Stretar Masonry v. COM'R OF REVENUEAnnotate this Case
518 N.W.2d 29 (1994)
STRETAR MASONRY COMPANY, INC., Respondent, and Wright County and Morrison County, Intervenors, Relators, v. COMMISSIONER OF REVENUE, Respondent.
Supreme Court of Minnesota.
June 30, 1994.
Eric J. Magnuson, J. Dennis O'Brien, Robin M. Maher, Rider, Bennett, Egan & Arundel, Minneapolis, for relator.
Thomas K. Overton, Asst. Atty. Gen., Tax Litigation Div., St. Paul, for respondent.
Heard, considered, and decided by the court en banc.OPINION
We review a decision of the tax court affirming the Commissioner of Revenue's assessment of use tax against Stretar Masonry Company, Inc., with respect to materials incorporated into government buildings in the counties of Morrison and Wright. We reverse.
In the latter half of the 1980's the Morrison County Board of Commissioners decided that the county needed a new government center to house its law enforcement, social services, and administrative offices. At about the same time, state corrections authorities directed Wright County to renovate and expand its jail. The Wright County Commissioners concluded that the county courthouse and its social services offices should be upgraded as well.
Both counties engaged Construction Analysis and Management, Inc. (CAM), to provide construction management services, from the planning stage through the completion of construction. During the planning stage CAM advised each county that the materials for the construction project would not be subject to sales tax, Minn.Stat. § 297 A. 25, subd. 11 (1988), if the county complied with the agency rule promulgated by the Department of Revenue. Quite naturally, both counties opted for structuring their respective construction projects in a way which would meet the requirements of Minn.R. 8130.1200 (1993) and relieve the counties of the cost of the sales tax on the construction materials.
CAM provided "Special Instructions to Bidders" for each of the projects, informing bidders that the county was exempt from *30 sales tax on materials purchased for the project and owned by the county and notifying bidders that in order to accommodate use of the tax exempt status the materials bid must be stated separately from the installation bid.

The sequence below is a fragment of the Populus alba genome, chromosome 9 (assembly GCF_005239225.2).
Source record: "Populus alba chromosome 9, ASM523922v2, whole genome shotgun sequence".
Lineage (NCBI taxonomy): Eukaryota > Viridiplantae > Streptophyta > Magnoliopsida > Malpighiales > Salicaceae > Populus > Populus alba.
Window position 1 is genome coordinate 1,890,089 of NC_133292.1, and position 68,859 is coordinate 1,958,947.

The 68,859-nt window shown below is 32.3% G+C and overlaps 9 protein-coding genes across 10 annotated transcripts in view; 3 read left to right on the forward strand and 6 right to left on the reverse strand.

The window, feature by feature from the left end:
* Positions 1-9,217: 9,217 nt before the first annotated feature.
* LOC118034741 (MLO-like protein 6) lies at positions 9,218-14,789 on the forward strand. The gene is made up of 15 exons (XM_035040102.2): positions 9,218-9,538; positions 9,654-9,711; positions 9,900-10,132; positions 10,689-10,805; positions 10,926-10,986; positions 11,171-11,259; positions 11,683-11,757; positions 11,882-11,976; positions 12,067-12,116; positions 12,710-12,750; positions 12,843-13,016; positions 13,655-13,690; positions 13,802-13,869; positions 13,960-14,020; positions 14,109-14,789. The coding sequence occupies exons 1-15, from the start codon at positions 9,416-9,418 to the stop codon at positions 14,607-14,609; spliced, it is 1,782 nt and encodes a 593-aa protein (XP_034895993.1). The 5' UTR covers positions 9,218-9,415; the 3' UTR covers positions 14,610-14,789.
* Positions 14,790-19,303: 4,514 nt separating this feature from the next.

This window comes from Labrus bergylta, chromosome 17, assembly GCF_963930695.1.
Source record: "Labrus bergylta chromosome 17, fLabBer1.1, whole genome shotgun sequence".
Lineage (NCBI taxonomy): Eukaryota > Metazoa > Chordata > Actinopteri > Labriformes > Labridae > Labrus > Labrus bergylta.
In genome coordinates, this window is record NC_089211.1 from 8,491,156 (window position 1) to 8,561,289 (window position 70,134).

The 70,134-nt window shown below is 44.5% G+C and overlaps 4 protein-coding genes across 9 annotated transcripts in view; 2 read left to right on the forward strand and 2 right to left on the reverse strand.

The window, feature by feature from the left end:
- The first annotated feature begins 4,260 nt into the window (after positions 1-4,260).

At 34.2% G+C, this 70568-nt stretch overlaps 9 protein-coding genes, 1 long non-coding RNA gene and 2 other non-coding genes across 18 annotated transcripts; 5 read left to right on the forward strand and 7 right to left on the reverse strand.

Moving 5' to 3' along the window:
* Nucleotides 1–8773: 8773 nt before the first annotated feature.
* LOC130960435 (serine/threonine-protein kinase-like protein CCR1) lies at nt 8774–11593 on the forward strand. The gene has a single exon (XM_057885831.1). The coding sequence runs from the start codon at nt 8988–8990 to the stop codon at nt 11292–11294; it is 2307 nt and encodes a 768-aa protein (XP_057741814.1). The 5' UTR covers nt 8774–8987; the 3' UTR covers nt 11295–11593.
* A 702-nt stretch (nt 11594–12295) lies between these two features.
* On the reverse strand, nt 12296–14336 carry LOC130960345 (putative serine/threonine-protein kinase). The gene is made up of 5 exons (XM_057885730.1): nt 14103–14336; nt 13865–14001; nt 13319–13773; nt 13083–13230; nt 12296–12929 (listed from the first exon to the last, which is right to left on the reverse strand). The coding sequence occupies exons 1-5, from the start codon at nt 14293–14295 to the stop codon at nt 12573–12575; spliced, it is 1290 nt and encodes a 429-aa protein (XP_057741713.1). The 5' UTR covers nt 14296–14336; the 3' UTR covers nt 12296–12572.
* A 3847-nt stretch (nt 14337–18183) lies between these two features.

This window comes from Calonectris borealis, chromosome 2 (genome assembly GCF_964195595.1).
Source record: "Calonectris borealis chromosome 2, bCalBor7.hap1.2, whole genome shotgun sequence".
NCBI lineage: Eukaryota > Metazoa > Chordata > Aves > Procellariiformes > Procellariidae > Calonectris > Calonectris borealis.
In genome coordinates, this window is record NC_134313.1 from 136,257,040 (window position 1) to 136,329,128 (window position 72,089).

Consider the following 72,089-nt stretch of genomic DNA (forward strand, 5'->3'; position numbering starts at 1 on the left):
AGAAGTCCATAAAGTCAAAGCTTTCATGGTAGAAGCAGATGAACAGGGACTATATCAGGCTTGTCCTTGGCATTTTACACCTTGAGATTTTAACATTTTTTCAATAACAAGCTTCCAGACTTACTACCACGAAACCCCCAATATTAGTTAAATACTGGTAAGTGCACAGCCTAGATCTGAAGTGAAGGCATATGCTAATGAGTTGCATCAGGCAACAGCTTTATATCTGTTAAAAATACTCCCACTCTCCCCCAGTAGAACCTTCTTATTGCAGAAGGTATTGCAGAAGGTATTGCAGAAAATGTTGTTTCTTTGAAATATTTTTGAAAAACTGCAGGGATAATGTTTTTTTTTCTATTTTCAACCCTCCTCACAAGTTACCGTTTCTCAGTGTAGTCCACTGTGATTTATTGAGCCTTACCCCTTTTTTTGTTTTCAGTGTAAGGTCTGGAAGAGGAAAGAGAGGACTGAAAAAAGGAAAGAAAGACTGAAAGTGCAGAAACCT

CAM analyzed the bids and advised each county which bidders CAM had identified as the lowest qualified bidder in each contract category. Stretar was awarded the masonry materials contract and the masonry installation contract for both the Morrison and Wright county projects. The materials contract and the installation contract were separate contracts, but both contracts between Stretar and Morrison County bore the same date of execution, as did the contracts with Wright County.
Each material contract included a provision identifying the county as a political subdivision of the State of Minnesota exempt from payment of Minnesota sales tax and appointing Stretar and its subcontractors as the county's purchasing agent:The trade contractor (and subcontractors) is hereby appointed by the owner as its purchasing agent. The trade contractor (and subcontractors) shall not pay state sales tax on materials and equipment which are affixed and made part of the real estate which are purchased for the project and become the property of the owner. Title to all materials and supplies purchased pursuant to any appointment shall immediately vest in the owner at the point of delivery. The risk of loss with respect to such materials and supplies is that of the owner. The owner and not the purchasing agent shall have responsibility of all defective materials and supplies. The trade contractor/purchasing agent, however, shall have the responsibility to order materials and supplies in accordance with contract specifications.